And the brilliant autistic outcome? It resolves into little more than expectation under this new paradigm of autism, for it becomes the confirmation that autistic influences have been working transformationally among us for a very long time. Before this species “discovered” mental illness, before it began suffocating unique perspectives under medications and behavior-altering sessions, the vast majority of autistic individuals matured quietly and productively among us, they etched their strangely patterned perceptions into mankindís fast-transfiguring path. And as each human generation found itself born into surroundings embodying more and more of these strangely patterned perceptions—and by necessity learned to navigate and master—lo and behold humanity found itself fast abandoning the strictures of its evolutionary past and fast constructing the intelligence of its future. Autism is not a twentieth-century emergence; it is not the by-product of industrial toxins, genetic defects or brain dysfunctions (and it is most certainly not a condition to be drugged and therapied away). Autism has been among us from the time of the great leap forward, and assuming we can learn to embrace this phenomenon, instead of so harshly dismiss it, the benefits of autism can remain with us, and sustain us, for a considerable time to come.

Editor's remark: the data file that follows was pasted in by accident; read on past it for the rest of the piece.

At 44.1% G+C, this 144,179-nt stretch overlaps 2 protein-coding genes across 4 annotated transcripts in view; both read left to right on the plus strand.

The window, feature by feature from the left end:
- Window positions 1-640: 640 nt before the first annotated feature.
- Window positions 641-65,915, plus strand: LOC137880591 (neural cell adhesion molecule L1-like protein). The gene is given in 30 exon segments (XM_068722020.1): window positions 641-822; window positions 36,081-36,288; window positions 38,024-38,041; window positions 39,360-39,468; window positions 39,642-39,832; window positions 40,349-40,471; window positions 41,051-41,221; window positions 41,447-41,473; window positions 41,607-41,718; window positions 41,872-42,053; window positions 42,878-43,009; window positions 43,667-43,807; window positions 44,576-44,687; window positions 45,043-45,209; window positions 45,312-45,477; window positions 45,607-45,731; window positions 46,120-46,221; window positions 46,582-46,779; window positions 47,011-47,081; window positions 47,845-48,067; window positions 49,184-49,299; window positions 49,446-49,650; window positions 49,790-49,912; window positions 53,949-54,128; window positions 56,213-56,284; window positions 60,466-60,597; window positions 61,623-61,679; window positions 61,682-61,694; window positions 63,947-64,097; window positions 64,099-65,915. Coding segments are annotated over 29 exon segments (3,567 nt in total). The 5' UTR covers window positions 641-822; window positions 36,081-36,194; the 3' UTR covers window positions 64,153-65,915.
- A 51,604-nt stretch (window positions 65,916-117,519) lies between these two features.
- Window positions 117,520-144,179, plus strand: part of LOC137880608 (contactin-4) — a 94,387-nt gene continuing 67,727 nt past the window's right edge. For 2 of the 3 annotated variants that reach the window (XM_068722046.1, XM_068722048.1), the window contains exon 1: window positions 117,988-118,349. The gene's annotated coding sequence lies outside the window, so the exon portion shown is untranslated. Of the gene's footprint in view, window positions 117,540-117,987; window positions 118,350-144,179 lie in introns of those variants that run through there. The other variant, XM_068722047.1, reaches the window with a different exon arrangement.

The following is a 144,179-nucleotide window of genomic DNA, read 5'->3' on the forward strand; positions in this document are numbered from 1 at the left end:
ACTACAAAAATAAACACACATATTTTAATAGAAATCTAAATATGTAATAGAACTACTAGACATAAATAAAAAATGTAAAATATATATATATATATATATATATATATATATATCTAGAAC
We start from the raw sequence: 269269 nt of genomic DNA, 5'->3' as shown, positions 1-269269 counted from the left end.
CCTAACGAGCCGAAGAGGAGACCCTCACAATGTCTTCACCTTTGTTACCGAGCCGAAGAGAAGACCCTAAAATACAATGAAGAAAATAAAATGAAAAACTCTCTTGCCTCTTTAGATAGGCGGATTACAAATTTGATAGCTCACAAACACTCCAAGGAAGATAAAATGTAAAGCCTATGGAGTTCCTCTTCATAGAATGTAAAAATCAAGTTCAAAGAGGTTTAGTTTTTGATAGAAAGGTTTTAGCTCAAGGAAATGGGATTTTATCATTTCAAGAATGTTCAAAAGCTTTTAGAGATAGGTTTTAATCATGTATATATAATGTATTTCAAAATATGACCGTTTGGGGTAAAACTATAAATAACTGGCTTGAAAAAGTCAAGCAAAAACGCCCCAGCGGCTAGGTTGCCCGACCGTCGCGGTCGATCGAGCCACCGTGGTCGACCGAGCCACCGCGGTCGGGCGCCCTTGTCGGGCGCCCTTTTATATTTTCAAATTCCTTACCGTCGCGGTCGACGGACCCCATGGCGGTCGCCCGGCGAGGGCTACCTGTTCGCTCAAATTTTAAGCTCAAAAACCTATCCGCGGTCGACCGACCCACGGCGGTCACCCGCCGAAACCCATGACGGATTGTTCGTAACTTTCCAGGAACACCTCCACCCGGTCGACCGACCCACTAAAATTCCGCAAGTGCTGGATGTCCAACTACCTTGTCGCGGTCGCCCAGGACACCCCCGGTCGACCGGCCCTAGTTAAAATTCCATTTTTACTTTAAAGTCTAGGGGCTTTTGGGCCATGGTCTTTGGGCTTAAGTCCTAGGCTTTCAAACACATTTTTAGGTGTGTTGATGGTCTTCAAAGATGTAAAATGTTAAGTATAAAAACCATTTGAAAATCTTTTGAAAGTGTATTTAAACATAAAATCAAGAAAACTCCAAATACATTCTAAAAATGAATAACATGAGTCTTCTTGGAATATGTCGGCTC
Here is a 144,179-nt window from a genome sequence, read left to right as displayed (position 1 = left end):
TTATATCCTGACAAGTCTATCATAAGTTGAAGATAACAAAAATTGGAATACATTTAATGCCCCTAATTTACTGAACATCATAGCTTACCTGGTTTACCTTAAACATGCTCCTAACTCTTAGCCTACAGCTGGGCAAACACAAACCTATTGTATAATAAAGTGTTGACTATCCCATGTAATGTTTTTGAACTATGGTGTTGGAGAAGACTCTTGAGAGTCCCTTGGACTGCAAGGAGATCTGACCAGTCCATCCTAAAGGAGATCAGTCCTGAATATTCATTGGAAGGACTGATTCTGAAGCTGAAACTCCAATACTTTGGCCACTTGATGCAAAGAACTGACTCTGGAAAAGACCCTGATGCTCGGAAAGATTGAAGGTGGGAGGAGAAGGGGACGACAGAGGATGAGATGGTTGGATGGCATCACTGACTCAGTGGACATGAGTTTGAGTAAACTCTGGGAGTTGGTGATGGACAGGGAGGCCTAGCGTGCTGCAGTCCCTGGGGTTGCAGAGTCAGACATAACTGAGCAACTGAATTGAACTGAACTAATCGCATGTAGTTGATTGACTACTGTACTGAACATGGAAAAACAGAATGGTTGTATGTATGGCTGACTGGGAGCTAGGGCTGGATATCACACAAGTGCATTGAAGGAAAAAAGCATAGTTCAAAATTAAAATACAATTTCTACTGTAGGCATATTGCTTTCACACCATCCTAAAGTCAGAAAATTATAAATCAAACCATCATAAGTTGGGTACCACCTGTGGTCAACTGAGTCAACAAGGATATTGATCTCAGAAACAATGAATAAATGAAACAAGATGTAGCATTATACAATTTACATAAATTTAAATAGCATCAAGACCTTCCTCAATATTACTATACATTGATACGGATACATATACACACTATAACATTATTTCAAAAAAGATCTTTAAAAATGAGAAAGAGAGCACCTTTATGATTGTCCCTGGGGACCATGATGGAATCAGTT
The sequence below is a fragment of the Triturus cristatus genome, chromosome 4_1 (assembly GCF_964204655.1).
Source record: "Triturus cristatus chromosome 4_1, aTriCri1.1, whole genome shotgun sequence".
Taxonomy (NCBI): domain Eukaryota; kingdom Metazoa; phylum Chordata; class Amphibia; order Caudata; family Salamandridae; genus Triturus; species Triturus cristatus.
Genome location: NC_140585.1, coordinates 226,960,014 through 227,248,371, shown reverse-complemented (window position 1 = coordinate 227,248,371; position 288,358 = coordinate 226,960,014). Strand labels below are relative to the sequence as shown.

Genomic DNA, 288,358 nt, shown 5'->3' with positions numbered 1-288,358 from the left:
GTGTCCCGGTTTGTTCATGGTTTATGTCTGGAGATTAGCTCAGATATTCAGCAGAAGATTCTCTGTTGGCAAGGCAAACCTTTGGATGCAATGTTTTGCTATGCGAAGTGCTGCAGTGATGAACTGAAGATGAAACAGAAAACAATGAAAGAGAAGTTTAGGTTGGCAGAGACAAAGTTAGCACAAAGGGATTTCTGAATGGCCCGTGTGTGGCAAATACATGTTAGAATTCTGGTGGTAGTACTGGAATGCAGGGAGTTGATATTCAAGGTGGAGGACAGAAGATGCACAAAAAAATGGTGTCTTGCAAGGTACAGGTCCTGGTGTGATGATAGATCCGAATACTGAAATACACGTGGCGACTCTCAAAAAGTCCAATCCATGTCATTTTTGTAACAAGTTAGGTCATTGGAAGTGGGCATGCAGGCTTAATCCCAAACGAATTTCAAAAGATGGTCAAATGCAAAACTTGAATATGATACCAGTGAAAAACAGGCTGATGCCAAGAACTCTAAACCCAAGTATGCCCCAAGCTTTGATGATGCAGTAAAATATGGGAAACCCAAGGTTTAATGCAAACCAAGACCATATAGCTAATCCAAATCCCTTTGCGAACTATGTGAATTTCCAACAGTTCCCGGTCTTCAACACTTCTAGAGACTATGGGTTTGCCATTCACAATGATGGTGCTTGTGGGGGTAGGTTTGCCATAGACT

But I know all this must sound so absurdly impossible, and really, I know no one is currently listening.

So for now I will leave all the researchers to their neuroimaging equipment—I understand how giddy they must be with excitement and what a pretty penny they have paid for the privilege, so I would not dream of distracting them from these momentary pursuits. But after all their picture taking is over, after all their statistical packages have been run, after they have written all the same tired conclusions to all the same tired assumptions, if perhaps a scientist or two should find themselves suddenly grown weary, perhaps a little discouraged, should they think maybe a brief respite or a change of scenery might do them a little good, I would be happy to guide them to the room one over, the one where their experimental subjects bide their time by playing on the floor—lining up toys, echoing passages, spinning and twirling. And I promise I will be gentle with my suggestion, in fact I will just barely whisper it into their ear, that perhaps this is what they have been looking for all along, right here before their eyes—these early warning signs of a dawning human intelligence.

Copyright © 2011 by Alan Griswold